3. 3.
    J. A. Bouwstra, P. L. Honeywell-Nguyen, G. S. Gooris, and M. Ponec. Structure of the skin barrier and its modulation by vesicular formulations. Prog. Lipid Res. 42:1–36 (2003).PubMedCrossRefGoogle Scholar
  4. 4.
    NIDA. Treatment for Drug Abusers in the Criminal Justice System, National Institutes of Health and National Institute on Drug Abuse, July 2006.Google Scholar
  5. 5.
    ACS. Cancer Facts and Figures 2007, American Cancer Society, 2007, pp. 1–56.Google Scholar
  6. 6.
    PDR. Generics second edition. Medical Economics. New Jersey, 1996, pp. 1083–1086.Google Scholar
  7. 7.
    C. Alkermes. Vivitrol™ (naltrexone for extended-release injectable suspension). http://www.vivitrol.com/.
  8. 8.
    G. P. Galloway, M. Koch, R. Cello, and D. E. Smith. Pharmacokinetics, safety, and tolerability of a depot formulation of naltrexone in alcoholics: an open-label trial. BMC Psychiatry. 5:1–10 (2005).CrossRefGoogle Scholar
  9. 9.
    D. C. Hammell, M. Hamad, H. K. Vaddi, P. A. Crooks, and A. L. Stinchcomb. A duplex “Gemini” prodrug of naltrexone for transdermal delivery. J. Control. Release. 97:283–290 (2004).PubMedCrossRefGoogle Scholar
  10. 10.
    D. C. Hammell, E. I. Stolarczyk, M. Klausner, M. O. Hamad, P. A. Crooks, and A. L. Stinchcomb. Bioconversion of naltrexone and its 3-O-alkyl-ester prodrugs in a human skin equivalent. J. Pharm. Sci. 94:828–836 (2005).PubMedCrossRefGoogle Scholar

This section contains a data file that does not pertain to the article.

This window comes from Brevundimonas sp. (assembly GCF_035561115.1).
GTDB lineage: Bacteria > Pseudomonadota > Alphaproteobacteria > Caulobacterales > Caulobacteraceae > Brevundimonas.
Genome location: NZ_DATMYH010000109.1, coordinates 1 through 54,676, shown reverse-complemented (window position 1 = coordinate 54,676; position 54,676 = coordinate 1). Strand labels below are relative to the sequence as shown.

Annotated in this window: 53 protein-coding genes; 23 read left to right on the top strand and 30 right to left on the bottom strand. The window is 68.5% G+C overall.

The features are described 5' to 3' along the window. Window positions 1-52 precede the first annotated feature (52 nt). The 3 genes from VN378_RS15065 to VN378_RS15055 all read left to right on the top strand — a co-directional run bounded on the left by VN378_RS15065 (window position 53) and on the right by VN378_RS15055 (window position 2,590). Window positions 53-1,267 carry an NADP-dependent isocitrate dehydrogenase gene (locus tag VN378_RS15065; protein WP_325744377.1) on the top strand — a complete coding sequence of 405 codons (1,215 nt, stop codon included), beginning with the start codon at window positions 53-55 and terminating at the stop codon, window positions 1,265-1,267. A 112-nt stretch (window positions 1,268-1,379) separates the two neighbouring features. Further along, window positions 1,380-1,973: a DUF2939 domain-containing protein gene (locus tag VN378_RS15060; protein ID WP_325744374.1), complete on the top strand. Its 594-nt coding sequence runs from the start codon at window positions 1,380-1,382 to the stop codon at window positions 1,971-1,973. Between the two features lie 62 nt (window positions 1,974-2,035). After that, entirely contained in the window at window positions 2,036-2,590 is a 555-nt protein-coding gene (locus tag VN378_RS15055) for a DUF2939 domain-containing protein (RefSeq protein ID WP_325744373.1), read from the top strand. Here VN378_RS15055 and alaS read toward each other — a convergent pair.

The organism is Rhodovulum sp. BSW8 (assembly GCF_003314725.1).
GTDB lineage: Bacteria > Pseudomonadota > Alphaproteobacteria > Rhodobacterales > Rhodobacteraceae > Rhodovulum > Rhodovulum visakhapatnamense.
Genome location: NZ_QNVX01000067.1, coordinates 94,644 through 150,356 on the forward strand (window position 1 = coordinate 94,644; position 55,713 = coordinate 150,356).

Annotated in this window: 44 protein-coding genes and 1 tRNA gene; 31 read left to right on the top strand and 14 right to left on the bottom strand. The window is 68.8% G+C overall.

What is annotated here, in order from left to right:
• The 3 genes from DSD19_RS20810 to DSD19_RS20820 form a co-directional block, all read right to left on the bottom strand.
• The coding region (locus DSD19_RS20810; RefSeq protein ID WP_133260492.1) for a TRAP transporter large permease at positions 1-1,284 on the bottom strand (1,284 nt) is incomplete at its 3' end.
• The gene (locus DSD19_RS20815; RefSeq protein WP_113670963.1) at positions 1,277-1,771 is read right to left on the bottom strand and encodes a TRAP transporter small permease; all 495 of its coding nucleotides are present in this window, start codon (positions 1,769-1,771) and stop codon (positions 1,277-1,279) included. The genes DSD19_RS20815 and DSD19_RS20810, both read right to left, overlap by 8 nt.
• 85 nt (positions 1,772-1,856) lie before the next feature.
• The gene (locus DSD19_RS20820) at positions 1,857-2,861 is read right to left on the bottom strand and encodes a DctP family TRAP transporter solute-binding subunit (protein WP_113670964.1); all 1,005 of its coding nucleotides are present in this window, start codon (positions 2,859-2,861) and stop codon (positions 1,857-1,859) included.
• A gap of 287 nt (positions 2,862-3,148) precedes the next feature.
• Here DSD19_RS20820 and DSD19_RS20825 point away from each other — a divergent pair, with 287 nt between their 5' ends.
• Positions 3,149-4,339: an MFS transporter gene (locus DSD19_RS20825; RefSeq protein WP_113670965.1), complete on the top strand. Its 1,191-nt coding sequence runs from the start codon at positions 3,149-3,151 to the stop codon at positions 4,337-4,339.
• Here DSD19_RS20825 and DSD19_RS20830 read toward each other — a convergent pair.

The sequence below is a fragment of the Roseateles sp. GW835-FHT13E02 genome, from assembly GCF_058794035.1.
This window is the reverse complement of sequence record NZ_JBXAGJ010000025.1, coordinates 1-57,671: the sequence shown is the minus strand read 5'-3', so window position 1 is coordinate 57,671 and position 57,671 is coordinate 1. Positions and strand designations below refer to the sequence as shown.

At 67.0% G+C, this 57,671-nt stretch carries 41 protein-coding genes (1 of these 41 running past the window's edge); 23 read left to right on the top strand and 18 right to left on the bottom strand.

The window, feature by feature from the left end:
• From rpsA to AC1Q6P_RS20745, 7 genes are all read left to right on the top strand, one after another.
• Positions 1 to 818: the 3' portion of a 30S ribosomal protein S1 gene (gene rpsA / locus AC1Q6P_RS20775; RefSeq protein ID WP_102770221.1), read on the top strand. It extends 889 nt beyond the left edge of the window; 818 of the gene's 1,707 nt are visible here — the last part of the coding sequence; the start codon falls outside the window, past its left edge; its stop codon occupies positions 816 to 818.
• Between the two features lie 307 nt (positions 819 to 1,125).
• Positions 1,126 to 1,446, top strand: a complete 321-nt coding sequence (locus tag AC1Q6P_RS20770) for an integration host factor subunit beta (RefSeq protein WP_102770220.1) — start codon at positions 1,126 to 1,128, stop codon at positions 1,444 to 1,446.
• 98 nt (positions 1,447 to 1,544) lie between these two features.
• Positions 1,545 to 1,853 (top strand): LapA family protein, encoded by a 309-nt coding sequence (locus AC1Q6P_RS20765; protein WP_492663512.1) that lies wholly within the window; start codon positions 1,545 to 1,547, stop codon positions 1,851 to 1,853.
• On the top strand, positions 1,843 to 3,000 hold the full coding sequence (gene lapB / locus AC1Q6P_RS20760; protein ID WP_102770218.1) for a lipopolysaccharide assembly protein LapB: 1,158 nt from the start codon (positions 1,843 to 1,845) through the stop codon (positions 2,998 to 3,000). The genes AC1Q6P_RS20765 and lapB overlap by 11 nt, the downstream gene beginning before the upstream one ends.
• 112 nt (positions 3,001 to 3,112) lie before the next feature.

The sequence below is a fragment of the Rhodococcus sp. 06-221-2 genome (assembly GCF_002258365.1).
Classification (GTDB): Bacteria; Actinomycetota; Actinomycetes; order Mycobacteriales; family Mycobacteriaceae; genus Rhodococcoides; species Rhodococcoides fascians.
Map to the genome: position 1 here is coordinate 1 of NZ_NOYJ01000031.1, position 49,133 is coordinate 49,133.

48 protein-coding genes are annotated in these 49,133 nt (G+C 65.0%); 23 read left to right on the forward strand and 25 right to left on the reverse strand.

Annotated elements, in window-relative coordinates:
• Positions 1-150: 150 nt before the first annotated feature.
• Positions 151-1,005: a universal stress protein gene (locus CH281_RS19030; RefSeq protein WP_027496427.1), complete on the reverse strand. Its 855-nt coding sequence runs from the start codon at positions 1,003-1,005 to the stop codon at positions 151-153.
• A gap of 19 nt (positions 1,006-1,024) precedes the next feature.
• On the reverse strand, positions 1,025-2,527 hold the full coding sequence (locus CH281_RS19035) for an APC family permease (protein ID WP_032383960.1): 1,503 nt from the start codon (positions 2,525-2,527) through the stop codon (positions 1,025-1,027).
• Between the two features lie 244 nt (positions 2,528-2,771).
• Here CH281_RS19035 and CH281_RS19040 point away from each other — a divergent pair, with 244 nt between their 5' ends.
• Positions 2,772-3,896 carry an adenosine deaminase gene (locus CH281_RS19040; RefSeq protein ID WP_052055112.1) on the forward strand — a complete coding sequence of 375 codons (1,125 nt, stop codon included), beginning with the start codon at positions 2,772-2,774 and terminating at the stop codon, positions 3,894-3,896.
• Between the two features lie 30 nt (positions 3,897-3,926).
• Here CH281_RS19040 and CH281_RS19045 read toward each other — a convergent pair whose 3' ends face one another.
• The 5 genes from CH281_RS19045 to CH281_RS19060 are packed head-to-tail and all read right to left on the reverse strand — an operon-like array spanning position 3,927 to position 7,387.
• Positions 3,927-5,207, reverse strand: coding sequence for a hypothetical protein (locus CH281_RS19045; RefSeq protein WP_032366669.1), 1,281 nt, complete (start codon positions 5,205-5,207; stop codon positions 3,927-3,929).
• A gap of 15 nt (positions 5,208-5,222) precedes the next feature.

11. 11.
    B. N. Nalluri, C. Milligan, J. Chen, P. A. Crooks, and A. L. Stinchcomb. In vitro release studies on matrix type transdermal drug delivery systems of naltrexone and its acetyl prodrug. Drug Dev. Ind. Pharm. 31:871–877 (2005).PubMedCrossRefGoogle Scholar
  12. 12.
    M. R. Prausnitz, S. Mitragotri, and R. Langer. Current status and future potential of transdermal drug delivery. Nat. Rev. 3:115–124 (2004).Google Scholar
  13. 13.
    M. S. Gersteland, and V. A. Place. Drug delivery device, Alza CorporationIn U. S. P. Office (ed.), Vol. 3,964,482, Alza Corporation, USA, 1976, pp. 1–13.Google Scholar
  14. 14.
    M. R. Prausnitz. Microneedles for transdermal drug delivery. Adv. Drug Deliv. Rev. 56:581–587 (2004).PubMedCrossRefGoogle Scholar
  15. 15.
    M. R. Prausnitz, J. A. Mikszta, and J. Raeder-Devens. Microneedles in percutaneous penetration enhancers. In E. Smith and H. Maibach (eds.), CRC, Boca Raton, FL, 2005, pp. 239–255.Google Scholar
  16. 16.
    S. A. Coulman, D. Barrow, A. Anstey, C. Gateley, A. Morrissey, N. Wilke, C. Allender, K. Brain, and J. C. Birchall. Minimally invasive cutaneous delivery of macromolecules and plasmid DNA via microneedles. Curr. Drug Deliv. 3:65–75 (2006).PubMedCrossRefGoogle Scholar
  17. 17.
    J. G. E. Gardeniers, J. W. Luttge, J. W. Berenschott, M. J. de Boer, Y. Yeshurun, M. Hefetz, R. van’t Oever, and A. van den Berg. Silicon micromachined hollow microneedles for transdermal liquid transport. J. MEMS. 6:855–862 (2003).Google Scholar
  18. 18.
    M. Cormier, B. Johnson, M. Ameri, K. Nyam, L. Libiran, D. D. Zhang, and P. Daddona. Transdermal delivery of desmopressin using a coated microneedle array patch system. J. Control. Release. 97:503–511 (2004).PubMedGoogle Scholar
  19. 19.